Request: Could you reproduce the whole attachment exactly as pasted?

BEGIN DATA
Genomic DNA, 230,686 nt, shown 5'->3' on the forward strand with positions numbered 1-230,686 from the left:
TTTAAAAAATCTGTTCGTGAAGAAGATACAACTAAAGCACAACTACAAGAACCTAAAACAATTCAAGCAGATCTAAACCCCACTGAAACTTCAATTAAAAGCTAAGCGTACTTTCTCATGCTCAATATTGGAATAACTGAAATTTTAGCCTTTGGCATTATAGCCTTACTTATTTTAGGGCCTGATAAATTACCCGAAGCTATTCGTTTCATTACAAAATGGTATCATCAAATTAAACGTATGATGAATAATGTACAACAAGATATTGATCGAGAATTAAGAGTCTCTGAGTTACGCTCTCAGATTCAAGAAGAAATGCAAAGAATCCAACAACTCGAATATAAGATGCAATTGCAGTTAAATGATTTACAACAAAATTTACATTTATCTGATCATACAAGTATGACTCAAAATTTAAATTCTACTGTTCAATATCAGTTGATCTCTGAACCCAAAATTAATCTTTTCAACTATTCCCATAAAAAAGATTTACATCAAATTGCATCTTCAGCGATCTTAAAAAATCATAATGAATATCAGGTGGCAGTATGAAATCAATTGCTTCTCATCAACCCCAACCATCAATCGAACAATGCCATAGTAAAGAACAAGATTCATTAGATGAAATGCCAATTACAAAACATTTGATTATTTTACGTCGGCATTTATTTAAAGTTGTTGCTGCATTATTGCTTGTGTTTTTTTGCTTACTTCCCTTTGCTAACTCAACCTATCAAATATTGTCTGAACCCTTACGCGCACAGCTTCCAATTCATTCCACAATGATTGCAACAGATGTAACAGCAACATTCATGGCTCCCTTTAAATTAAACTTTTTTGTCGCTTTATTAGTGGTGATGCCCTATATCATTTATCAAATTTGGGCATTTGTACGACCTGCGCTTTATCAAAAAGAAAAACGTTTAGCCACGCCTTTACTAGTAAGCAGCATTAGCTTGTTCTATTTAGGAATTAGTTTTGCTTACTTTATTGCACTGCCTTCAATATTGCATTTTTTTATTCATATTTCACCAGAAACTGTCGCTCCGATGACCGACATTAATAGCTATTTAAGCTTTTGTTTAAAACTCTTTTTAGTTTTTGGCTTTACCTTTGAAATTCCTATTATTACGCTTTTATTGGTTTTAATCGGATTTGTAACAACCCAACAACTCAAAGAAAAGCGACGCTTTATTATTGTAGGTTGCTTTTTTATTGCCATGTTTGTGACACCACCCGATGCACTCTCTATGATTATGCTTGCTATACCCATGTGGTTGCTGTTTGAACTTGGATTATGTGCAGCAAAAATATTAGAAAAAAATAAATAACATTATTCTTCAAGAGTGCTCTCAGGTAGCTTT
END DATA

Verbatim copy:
Genomic DNA, 230,686 nt, shown 5'->3' on the forward strand with positions numbered 1-230,686 from the left:
TTTAAAAAATCTGTTCGTGAAGAAGATACAACTAAAGCACAACTACAAGAACCTAAAACAATTCAAGCAGATCTAAACCCCACTGAAACTTCAATTAAAAGCTAAGCGTACTTTCTCATGCTCAATATTGGAATAACTGAAATTTTAGCCTTTGGCATTATAGCCTTACTTATTTTAGGGCCTGATAAATTACCCGAAGCTATTCGTTTCATTACAAAATGGTATCATCAAATTAAACGTATGATGAATAATGTACAACAAGATATTGATCGAGAATTAAGAGTCTCTGAGTTACGCTCTCAGATTCAAGAAGAAATGCAAAGAATCCAACAACTCGAATATAAGATGCAATTGCAGTTAAATGATTTACAACAAAATTTACATTTATCTGATCATACAAGTATGACTCAAAATTTAAATTCTACTGTTCAATATCAGTTGATCTCTGAACCCAAAATTAATCTTTTCAACTATTCCCATAAAAAAGATTTACATCAAATTGCATCTTCAGCGATCTTAAAAAATCATAATGAATATCAGGTGGCAGTATGAAATCAATTGCTTCTCATCAACCCCAACCATCAATCGAACAATGCCATAGTAAAGAACAAGATTCATTAGATGAAATGCCAATTACAAAACATTTGATTATTTTACGTCGGCATTTATTTAAAGTTGTTGCTGCATTATTGCTTGTGTTTTTTTGCTTACTTCCCTTTGCTAACTCAACCTATCAAATATTGTCTGAACCCTTACGCGCACAGCTTCCAATTCATTCCACAATGATTGCAACAGATGTAACAGCAACATTCATGGCTCCCTTTAAATTAAACTTTTTTGTCGCTTTATTAGTGGTGATGCCCTATATCATTTATCAAATTTGGGCATTTGTACGACCTGCGCTTTATCAAAAAGAAAAACGTTTAGCCACGCCTTTACTAGTAAGCAGCATTAGCTTGTTCTATTTAGGAATTAGTTTTGCTTACTTTATTGCACTGCCTTCAATATTGCATTTTTTTATTCATATTTCACCAGAAACTGTCGCTCCGATGACCGACATTAATAGCTATTTAAGCTTTTGTTTAAAACTCTTTTTAGTTTTTGGCTTTACCTTTGAAATTCCTATTATTACGCTTTTATTGGTTTTAATCGGATTTGTAACAACCCAACAACTCAAAGAAAAGCGACGCTTTATTATTGTAGGTTGCTTTTTTATTGCCATGTTTGTGACACCACCCGATGCACTCTCTATGATTATGCTTGCTATACCCATGTGGTTGCTGTTTGAACTTGGATTATGTGCAGCAAAAATATTAGAAAAAAATAAATAACATTATTCTTCAAGAGTGCTCTCAGGTAGCTTT